My teenage son watched as I cried into my coffee that morning and asked why I was so upset. I wasn’t completely sure at first, but I think it came down to this: Pope Benedict has served as a visible reminder that God writes straight with crooked lines. He didn’t want the job, but the Spirit had other plans. Not only did Pope Benedict do what had to be done without complaint, he did it with a clear determination to put the mission of Christ before any personal mission. He did it by voluntarily relinquishing his position when it was time, demonstrating a kind of humility rarely seen in our power-hungry society. A beautiful study in contrasts.
Hanging beside my desk is the photo I snapped as Pope Benedict waved from the popemobile a few yards from where I stood in the press pen at St. Joseph’s Seminary, Dunwoodie, during his visit to New York in 2008. In my sacred space are the rosary beads blessed by Pope Benedict as I sat in the second row at a papal audience in 2010. On the bookshelf behind me are the powerful yet accessible encyclicals he wrote on love and hope. And while those tangible reminders will be nice to have around after he’s retreated to the cloister, the pope’s most lasting legacy may be the way he lived out the words of St. Paul: “When I am weak, then I am strong.”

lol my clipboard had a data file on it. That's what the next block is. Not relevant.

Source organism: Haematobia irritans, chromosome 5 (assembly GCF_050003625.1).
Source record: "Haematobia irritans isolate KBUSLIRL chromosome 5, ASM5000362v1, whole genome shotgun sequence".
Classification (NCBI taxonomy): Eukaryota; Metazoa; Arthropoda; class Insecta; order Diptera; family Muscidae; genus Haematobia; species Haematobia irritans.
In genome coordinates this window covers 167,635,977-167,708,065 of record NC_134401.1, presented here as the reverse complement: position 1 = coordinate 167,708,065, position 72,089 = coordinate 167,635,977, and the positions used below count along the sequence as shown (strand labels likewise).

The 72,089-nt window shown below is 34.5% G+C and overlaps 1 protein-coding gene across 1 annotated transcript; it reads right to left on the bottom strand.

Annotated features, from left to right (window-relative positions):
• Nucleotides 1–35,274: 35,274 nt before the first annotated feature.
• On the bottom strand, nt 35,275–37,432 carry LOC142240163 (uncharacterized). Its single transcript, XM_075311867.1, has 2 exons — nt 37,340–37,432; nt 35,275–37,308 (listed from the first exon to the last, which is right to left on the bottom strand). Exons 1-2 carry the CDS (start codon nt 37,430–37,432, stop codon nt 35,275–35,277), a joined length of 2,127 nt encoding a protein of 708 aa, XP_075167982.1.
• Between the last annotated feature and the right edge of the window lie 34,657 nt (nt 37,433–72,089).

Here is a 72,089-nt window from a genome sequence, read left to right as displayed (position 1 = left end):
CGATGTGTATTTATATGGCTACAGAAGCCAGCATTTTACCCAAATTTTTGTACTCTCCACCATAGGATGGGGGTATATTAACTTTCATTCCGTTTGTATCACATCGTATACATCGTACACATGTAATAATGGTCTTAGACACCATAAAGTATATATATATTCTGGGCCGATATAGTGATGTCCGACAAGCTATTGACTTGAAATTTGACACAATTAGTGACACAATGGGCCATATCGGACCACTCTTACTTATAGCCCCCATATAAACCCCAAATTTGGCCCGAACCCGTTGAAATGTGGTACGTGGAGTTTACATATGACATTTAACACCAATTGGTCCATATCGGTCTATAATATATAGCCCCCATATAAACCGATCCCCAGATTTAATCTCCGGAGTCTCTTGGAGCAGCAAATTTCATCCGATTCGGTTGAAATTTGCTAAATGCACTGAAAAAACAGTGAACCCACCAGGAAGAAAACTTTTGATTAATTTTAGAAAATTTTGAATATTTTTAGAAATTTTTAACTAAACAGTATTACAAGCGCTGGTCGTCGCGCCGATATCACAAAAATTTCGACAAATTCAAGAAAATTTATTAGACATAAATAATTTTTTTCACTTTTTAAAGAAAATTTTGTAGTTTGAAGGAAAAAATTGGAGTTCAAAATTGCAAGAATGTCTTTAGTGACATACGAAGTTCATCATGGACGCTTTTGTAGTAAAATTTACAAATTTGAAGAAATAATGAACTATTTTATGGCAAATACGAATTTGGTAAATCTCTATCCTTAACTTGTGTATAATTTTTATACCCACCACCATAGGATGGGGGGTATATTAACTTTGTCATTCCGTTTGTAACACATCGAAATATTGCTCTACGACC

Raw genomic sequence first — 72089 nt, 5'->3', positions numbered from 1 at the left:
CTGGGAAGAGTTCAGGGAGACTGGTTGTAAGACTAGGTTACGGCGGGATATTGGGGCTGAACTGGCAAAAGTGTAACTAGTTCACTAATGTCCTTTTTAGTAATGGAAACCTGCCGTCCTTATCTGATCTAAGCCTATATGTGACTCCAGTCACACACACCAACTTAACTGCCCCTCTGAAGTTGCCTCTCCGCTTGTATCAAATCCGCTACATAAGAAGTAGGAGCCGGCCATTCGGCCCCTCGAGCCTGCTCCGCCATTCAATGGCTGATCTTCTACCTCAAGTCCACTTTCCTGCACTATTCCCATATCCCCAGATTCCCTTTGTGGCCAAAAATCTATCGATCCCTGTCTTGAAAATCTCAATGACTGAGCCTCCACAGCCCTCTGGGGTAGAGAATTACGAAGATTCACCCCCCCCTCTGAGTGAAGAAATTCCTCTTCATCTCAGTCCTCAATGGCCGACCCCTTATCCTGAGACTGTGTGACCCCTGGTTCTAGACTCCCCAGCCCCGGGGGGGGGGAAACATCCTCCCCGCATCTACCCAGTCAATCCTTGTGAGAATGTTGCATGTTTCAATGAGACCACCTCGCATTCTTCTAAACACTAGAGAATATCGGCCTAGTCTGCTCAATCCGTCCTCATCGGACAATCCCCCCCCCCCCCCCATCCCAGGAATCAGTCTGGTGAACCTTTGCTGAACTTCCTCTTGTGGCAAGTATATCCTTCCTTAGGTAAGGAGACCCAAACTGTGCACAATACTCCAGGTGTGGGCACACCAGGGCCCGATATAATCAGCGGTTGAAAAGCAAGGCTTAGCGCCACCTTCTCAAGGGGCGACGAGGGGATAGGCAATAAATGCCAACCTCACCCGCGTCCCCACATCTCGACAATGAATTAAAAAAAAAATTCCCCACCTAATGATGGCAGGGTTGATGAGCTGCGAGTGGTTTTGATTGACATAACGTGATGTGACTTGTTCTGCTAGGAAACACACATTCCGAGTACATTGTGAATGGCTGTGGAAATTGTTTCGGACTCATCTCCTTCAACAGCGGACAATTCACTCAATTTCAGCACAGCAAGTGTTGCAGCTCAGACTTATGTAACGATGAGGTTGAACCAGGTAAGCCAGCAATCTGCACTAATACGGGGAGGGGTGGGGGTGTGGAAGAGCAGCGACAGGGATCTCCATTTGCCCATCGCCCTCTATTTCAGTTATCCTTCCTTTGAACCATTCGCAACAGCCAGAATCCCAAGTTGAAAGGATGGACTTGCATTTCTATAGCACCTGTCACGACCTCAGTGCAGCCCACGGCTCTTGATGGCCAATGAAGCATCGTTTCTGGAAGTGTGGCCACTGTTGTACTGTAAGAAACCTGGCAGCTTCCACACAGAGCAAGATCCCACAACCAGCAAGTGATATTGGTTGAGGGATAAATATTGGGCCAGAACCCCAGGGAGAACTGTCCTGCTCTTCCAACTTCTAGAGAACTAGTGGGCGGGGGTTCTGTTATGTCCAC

Pope Benedict XVI will likely be remembered as the theologian in the early years of the 21st century whose deep love for Christ inspired him to a life of generous service in the Church. True, the successor of Peter serves by default as the Church’s chief theologian, and recent popes have increasingly embraced this role. Nevertheless, Pope Benedict came to his office preceded by an already well-established reputation as one of the most prominent Catholic theologians in recent times.
The witness of Pope Benedict as a servant theologian is very telling. Most contemporary Catholic theologians would agree that theology is a deeply ecclesial task, and, consequently, it is at the service of the people of God. Theologians stand alongside the community of faith as fellow believers in the mystery of Jesus Christ, truly human and truly divine, embracing the radical implications of this shared faith in our lives. In a world increasingly shaped by secularism, relativism and ideological polarization, the witness of faith-full theologians seems more crucial than ever.
The theologian is neither above nor beyond the ecclesial community. In fact, Catholic theological scholarship is most fruitful and life-giving when it draws from the depths of the Church’s life in all its manifestations (e.g., liturgical life, art, spirituality, dialogue with cultures, etc.) and returns to it with fresher insights. Pope Benedict’s record as a theologian, before and during his pontificate, exemplifies well the ecclesial vocation of the Catholic theologian.
It is too early to say what Pope Benedict’s most enduring legacy will be. Time will tell.